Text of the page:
real life

"Engagement ring judgement is the only reason I'd be getting a nice thing".

You’re engaged!” we squeal collectively, as if we’re teenage girls again (instead of adult women with jobs, mortgages and insurance plans).

Then, sure as night follows day, the procession of hugging and chorus of “I’m so happy for you” quickly subsides as we get the to real point of this exercise: “Show us the ROCK!” someone cries.

And thus, the ring judgement begins…

Ring judgement is a tradition that dates back to the very first time a caveman rolled a giant boulder home and lovingly presented it to his cave lady, in the hope he’d get lucky on the wooly mammoth skin covered floor. It occurs in the two months immediately after a woman becomes engaged and essentially involves everyone she meets inspecting her ring finger with the sort of precision normally reserved for someone in CSI Miami.

There are oh so many questions to be answered. How big is the stone? What kinds of stone is it? Is the band 18 or 24k gold? Is it new or an antique? How much would it have cost? Is it Tiffanys? How many diamonds are there? How clear is the diamond? How many carats?

The list goes on but the point doesn’t. All these questions are mentally asked and answered in the pursuit of a single fact:

How much does he love her?

No matter how much we all protest and deny that’s the case, no matter how much we insist that love cannot be measured by a dollar figure or the number of carats – that’s what we’re doing when we check out a ring. Judging. We’re making an assessment of the strength of two people’s relationship and the scale of the guy’s devotion based on a blingy rock.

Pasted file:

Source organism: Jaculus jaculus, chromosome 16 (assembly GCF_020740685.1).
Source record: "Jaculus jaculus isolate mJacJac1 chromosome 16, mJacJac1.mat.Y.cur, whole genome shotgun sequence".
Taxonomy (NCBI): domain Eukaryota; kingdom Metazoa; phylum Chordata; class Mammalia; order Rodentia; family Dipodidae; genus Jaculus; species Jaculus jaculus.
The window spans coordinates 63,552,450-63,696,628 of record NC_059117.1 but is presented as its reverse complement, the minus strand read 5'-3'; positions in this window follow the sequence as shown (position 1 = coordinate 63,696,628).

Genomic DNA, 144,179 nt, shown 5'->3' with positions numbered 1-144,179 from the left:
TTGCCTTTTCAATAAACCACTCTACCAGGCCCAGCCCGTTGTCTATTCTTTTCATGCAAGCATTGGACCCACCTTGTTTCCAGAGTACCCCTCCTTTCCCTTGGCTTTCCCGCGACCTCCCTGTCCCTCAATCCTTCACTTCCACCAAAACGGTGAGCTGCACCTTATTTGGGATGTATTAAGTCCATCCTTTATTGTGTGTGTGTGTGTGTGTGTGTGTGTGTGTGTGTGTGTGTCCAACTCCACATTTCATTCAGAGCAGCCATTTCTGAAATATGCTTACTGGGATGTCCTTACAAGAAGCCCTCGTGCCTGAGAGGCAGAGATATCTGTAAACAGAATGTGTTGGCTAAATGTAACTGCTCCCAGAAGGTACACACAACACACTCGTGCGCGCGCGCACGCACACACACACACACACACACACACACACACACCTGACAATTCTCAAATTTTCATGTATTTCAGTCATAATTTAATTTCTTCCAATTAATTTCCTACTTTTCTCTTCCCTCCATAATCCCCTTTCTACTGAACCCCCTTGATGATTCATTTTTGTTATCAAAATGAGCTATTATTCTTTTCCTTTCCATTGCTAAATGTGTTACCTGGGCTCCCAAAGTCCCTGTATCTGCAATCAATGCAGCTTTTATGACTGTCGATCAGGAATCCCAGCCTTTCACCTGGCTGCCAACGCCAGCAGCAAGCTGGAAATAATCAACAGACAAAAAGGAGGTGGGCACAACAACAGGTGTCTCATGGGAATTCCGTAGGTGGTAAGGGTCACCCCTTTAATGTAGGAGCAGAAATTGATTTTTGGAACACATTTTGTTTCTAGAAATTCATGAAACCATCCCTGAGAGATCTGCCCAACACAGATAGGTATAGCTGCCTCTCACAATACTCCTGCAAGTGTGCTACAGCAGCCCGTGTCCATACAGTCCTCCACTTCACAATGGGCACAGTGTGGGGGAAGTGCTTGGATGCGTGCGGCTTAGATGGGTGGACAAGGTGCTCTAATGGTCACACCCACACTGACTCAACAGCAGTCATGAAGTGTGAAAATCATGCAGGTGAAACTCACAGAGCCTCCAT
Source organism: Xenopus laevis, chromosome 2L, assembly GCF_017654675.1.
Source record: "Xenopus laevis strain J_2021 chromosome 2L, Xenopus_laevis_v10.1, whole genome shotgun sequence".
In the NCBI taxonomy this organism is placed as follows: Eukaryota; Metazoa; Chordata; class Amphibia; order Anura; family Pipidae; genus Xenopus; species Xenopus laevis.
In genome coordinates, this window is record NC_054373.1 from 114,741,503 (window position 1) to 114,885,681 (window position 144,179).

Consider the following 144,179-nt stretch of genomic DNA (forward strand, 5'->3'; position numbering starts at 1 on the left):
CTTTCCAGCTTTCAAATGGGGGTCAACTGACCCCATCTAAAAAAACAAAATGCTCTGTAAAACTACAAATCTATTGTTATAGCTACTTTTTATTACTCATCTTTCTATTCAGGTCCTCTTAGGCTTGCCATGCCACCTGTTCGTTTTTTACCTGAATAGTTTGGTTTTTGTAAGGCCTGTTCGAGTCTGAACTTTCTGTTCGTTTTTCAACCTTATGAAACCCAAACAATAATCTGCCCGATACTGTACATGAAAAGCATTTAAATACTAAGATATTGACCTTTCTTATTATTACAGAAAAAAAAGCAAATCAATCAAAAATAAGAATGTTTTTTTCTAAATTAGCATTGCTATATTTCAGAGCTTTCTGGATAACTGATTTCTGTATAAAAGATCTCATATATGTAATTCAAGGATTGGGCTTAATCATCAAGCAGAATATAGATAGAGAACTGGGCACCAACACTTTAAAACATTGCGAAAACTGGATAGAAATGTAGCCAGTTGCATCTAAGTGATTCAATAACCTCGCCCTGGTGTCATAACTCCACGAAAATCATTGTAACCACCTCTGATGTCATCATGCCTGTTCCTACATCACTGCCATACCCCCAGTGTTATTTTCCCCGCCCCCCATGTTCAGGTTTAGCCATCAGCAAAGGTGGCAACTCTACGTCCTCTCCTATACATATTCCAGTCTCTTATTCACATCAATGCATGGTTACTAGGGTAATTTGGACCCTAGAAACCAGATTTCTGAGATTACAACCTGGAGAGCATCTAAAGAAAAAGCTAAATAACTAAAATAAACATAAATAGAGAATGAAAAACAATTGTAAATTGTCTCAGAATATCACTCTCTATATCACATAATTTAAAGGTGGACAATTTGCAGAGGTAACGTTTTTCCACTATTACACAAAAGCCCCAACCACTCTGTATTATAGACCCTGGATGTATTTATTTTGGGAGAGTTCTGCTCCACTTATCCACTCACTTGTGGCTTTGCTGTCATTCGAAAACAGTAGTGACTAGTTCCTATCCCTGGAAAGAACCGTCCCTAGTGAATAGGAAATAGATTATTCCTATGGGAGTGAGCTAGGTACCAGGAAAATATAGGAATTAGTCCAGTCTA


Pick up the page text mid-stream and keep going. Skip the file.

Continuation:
And the reason I’m so sure this is the true meaning of ring judgement? I’ve done it to others and I’m deadset terrified of going through it myself.

As a 30-something, I am surrounded by people getting hitched and by ring judgement. So I’m becoming increasingly nervous that when the time comes I will do ‘getting engaged’ wrong.

Because I don’t wear rings. Ever.

This is partly because I like fun costume stuff more than fancy expensive jewellery.  It’s partly because I don’t like my hands and don’t particularly want to draw attention to them. And it’s partly because rings are really, really annoying and make it hard to do important stuff, like type on a computer and playing that super addictive Facebook farm game on my phone.


I don’t like rings.

And so I have never bothered to learn about solitaires, princesses, carats and whatever the hell else. I don’t even know my ring size beyond ‘short and stumpy with more than a few unsightly hairs’. It was only last year that I learned silver wasn’t the colour of my friends’ rings but rather ‘white gold’.

Yet I know that if I get engaged – I want a ring. And it has got to be a good one.

Before you call me vain and shallow, hear me out.

I personally don’t think a ring in any way reflects how much my partner loves me. A ring would reflect how much cash he happened to have at the time aaaaaaand that’s about it.

But to other people? I know it would reflect more. A whole lot more…

I can already hear myself trotting out all my excuses about “saving money for what’s important to us, the honeymoon” and how “I don’t wear rings anyway.” And even though all those things are absolutely 100% true, they someone feel hollow, desperate, like I’m trying to prove the validity of a love that doesn’t exist.

So, that’s why I care. I’m not proud of it. I’m not defending it. I’m simply admitting to it. And secretly I think that’s why all of us (bar the small percentage of women who genuinely, deeply care about the quality of a precious stone) care.

Because a ring has become more than a symbol that you are loved by someone, and somehow morphed into a representation of how much they must love you. Making it pretty natural for us all to want the ring to be ‘a lot’.

The result is that we get caught up in the trimmings and the outward manifestations of love and marriage. The quality of the ring, the size of the wedding, and the opulence of the honeymoon – while forgetting about what really matters and what kicked all this hoo-haa off:

The love itself.

Have you been engaged and dealt with this weird phenomenon? Is ring judgement something that’s happened in your social circle? Did you or do you care about engagement rings?